Dialogue: Where's all the help for low-income households?

KEITH RANKIN* marks a cautious revival of the social wage at a time when greater vision was needed to help those of all races who are living in poverty.

The Budget represents modern social democratic orthodoxy. It is a mix of classical macroeconomics (think Ruth Richardson's Fiscal Responsibility Act) and a return to a state-controlled social wage.

This emphasis on balancing the Budget contrasts markedly with the willingness of previous Labour finance ministers to follow the Keynesian formula by spending to create full employment. Even Roger Douglas, from 1984 to 1988, was a big spender.

The Labour-led Government plans to boost the national savings rate. Like its 1972 to 1975 predecessor, it will do the savings itself by running budget surpluses across the economic cycle.

The Government's fiscal strategy has been facilitated by Reserve Bank Governor Don Brash's unintentional triggering of a fall in the dollar. Thanks to that fall, the recovery which began last year is back on track, and with a markedly provincial emphasis. The strategy of balanced Budget and state-led growth will, I expect, prove sustainable across two terms of centre-left government.

While not a markedly visionary Budget, there is an underlying theme marked by words such as "participation" and "inclusiveness." The imagery is that New Zealand now has an economy oriented exclusively to the interests of the established businesses community.

True to the Labour roots of both coalition partners, the concept of inclusiveness is "labourist," based on the observation that our participation in society is dominated by our formal participation in paid work.

There is little recognition of people who contribute or would like to contribute through unpaid work, whether work in the home, in the voluntary sector or through combinations of unpaid creativity and paid casual work.

Through the creation of Industry New Zealand, and a system of grants for new companies in preference to tax breaks to established companies, there is an intent to facilitate the emergence of New Zealand as a small business-led knowledge economy.

Yet this statement of intent sits uneasily with recently introduced legislation aimed at preventing Unitec - a tertiary education institute which was quick to take initiatives to support knowledge economy entrepreneurship - from gaining university status.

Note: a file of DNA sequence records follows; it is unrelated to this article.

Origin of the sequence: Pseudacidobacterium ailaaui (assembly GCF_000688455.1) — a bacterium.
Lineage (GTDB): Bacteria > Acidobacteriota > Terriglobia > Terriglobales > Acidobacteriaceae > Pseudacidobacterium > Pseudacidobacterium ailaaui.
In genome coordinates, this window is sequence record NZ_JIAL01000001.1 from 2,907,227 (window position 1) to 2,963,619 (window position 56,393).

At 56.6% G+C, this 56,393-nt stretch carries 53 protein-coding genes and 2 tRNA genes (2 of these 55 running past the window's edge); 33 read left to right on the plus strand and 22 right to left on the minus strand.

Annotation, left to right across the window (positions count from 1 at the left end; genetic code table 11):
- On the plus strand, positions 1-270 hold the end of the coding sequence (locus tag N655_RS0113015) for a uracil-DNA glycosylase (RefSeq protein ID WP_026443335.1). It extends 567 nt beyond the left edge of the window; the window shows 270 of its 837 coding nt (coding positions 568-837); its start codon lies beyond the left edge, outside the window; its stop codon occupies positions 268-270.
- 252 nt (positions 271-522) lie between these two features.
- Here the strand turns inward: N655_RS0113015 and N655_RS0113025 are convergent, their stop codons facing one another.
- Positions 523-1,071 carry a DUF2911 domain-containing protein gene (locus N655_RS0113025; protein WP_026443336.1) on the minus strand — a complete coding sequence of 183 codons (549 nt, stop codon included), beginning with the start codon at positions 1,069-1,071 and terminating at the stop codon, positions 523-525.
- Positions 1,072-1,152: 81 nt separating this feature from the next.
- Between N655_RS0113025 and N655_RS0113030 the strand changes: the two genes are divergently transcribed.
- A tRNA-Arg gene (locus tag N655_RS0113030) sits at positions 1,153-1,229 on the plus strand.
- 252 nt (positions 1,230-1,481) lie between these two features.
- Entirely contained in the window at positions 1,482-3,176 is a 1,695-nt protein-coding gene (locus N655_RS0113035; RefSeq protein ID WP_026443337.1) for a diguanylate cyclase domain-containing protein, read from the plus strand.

The Budget targets employees, small businesses and Maori. Closing the gaps focuses mainly on Maori. In doing so, it suggests that the problems of low-income Maori are different to those of low-income Pakeha. While it is true that poverty disproportionately affects Maori, more people in poverty are not Maori than are Maori. If they are not helped, new gaps will open.

There is no general attack on poverty; no single programme that will lift Maori, Pakeha, Pacific Polynesians and the many other ethnic groups out of the poverty traps they face.

One specific programme - income-related state rentals - concerns me. While it will help many Maori and Pacific Islanders who face discrimination in the private rental market, it fails to address the fact that low income is only one reason for poverty. Other reasons include huge private debts and cultural and extended-family obligations.

Income-related rentals are a part of the poverty trap that makes it virtually impossible for poor New Zealanders to get out of debt by the most natural and most legal of means, namely by raising one's income. It is often easier to escape immediate poverty by going further into debt or by breaking the law.

An alternative housing policy would be for Housing New Zealand to charge rents at, say, 20 per cent below the market rate, while offering only limited-term leases.

The thrust of the budgets of the past decade was to give the lion's share of the gains of economic growth as tax cuts to high-earning taxpayers. In doing so, the contribution to growth of low-income recipients and non-earners was never acknowledged.

Rather than redirecting the gains of growth as benefits or tax credits to the cash-starved, the growth surpluses will, in the 2000s, be paid in kind, through targeted Government-funded services.

There are two ways in which a visionary new-left programme could have directed much of the gains from recent growth into the pockets of those who most need it.

One is a negative income tax programme that would effectively extend the present family-plus tax credits to the whole population. The Inland Revenue Department would become a one-stop shop for taxes and benefits, rendering Work and Income redundant.

A second way of helping low-income New Zealanders to help themselves - and help the country in the process - would be to distribute the profits of state-owned enterprises and local authority trading enterprises to the public instead of placing them in the Government's coffers.

The Budget is too cautious. We need to create wealth and jobs now, through a Government-led expansion of aggregate demand, not only to reduce unemployment and underemployment but also to attract our young expatriate graduates back to New Zealand.

The most important thing missing is a plan to relieve our overburdened low-income households.

* Keith Rankin, an economist, lectures at Unitec.

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